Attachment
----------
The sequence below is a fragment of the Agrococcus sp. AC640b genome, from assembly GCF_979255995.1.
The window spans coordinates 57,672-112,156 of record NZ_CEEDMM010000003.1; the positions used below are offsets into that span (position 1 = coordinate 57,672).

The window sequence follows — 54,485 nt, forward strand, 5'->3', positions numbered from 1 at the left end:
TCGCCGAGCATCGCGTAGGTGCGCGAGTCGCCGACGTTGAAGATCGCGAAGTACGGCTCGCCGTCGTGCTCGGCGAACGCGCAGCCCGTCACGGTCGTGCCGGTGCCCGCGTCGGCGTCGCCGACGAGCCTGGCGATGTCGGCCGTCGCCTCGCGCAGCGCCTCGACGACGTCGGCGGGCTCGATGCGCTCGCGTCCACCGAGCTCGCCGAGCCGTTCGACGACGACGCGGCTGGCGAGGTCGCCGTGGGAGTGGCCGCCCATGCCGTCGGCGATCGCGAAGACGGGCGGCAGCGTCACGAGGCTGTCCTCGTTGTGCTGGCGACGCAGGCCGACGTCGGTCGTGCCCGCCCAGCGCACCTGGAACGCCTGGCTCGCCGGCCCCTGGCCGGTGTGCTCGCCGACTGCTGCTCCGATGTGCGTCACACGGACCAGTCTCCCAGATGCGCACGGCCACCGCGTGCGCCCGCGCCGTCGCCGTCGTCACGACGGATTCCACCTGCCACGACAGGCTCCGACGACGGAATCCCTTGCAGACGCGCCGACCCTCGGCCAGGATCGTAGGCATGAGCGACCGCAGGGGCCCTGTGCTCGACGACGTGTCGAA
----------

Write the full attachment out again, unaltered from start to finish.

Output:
The sequence below is a fragment of the Agrococcus sp. AC640b genome, from assembly GCF_979255995.1.
The window spans coordinates 57,672-112,156 of record NZ_CEEDMM010000003.1; the positions used below are offsets into that span (position 1 = coordinate 57,672).

The window sequence follows — 54,485 nt, forward strand, 5'->3', positions numbered from 1 at the left end:
TCGCCGAGCATCGCGTAGGTGCGCGAGTCGCCGACGTTGAAGATCGCGAAGTACGGCTCGCCGTCGTGCTCGGCGAACGCGCAGCCCGTCACGGTCGTGCCGGTGCCCGCGTCGGCGTCGCCGACGAGCCTGGCGATGTCGGCCGTCGCCTCGCGCAGCGCCTCGACGACGTCGGCGGGCTCGATGCGCTCGCGTCCACCGAGCTCGCCGAGCCGTTCGACGACGACGCGGCTGGCGAGGTCGCCGTGGGAGTGGCCGCCCATGCCGTCGGCGATCGCGAAGACGGGCGGCAGCGTCACGAGGCTGTCCTCGTTGTGCTGGCGACGCAGGCCGACGTCGGTCGTGCCCGCCCAGCGCACCTGGAACGCCTGGCTCGCCGGCCCCTGGCCGGTGTGCTCGCCGACTGCTGCTCCGATGTGCGTCACACGGACCAGTCTCCCAGATGCGCACGGCCACCGCGTGCGCCCGCGCCGTCGCCGTCGTCACGACGGATTCCACCTGCCACGACAGGCTCCGACGACGGAATCCCTTGCAGACGCGCCGACCCTCGGCCAGGATCGTAGGCATGAGCGACCGCAGGGGCCCTGTGCTCGACGACGTGTCGAA